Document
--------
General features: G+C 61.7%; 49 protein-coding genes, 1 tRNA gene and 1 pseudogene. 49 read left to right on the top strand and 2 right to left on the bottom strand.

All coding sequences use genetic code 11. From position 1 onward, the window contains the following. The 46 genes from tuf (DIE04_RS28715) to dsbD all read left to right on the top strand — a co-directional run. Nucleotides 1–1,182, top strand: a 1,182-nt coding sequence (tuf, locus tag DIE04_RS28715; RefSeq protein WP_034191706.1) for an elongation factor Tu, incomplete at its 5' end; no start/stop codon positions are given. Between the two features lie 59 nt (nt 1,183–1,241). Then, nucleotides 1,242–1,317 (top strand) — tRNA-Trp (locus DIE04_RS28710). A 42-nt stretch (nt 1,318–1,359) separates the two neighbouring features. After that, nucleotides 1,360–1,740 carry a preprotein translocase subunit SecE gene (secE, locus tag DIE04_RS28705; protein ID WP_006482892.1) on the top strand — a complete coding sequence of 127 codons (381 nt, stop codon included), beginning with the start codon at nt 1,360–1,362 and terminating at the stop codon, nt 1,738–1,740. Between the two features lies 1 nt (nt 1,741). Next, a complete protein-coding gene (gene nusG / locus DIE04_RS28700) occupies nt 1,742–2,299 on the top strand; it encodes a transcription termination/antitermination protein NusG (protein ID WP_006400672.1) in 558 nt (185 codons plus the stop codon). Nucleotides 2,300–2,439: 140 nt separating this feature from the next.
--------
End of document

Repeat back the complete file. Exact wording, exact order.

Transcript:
General features: G+C 61.7%; 49 protein-coding genes, 1 tRNA gene and 1 pseudogene. 49 read left to right on the top strand and 2 right to left on the bottom strand.

All coding sequences use genetic code 11. From position 1 onward, the window contains the following. The 46 genes from tuf (DIE04_RS28715) to dsbD all read left to right on the top strand — a co-directional run. Nucleotides 1–1,182, top strand: a 1,182-nt coding sequence (tuf, locus tag DIE04_RS28715; RefSeq protein WP_034191706.1) for an elongation factor Tu, incomplete at its 5' end; no start/stop codon positions are given. Between the two features lie 59 nt (nt 1,183–1,241). Then, nucleotides 1,242–1,317 (top strand) — tRNA-Trp (locus DIE04_RS28710). A 42-nt stretch (nt 1,318–1,359) separates the two neighbouring features. After that, nucleotides 1,360–1,740 carry a preprotein translocase subunit SecE gene (secE, locus tag DIE04_RS28705; protein ID WP_006482892.1) on the top strand — a complete coding sequence of 127 codons (381 nt, stop codon included), beginning with the start codon at nt 1,360–1,362 and terminating at the stop codon, nt 1,738–1,740. Between the two features lies 1 nt (nt 1,741). Next, a complete protein-coding gene (gene nusG / locus DIE04_RS28700) occupies nt 1,742–2,299 on the top strand; it encodes a transcription termination/antitermination protein NusG (protein ID WP_006400672.1) in 558 nt (185 codons plus the stop codon). Nucleotides 2,300–2,439: 140 nt separating this feature from the next.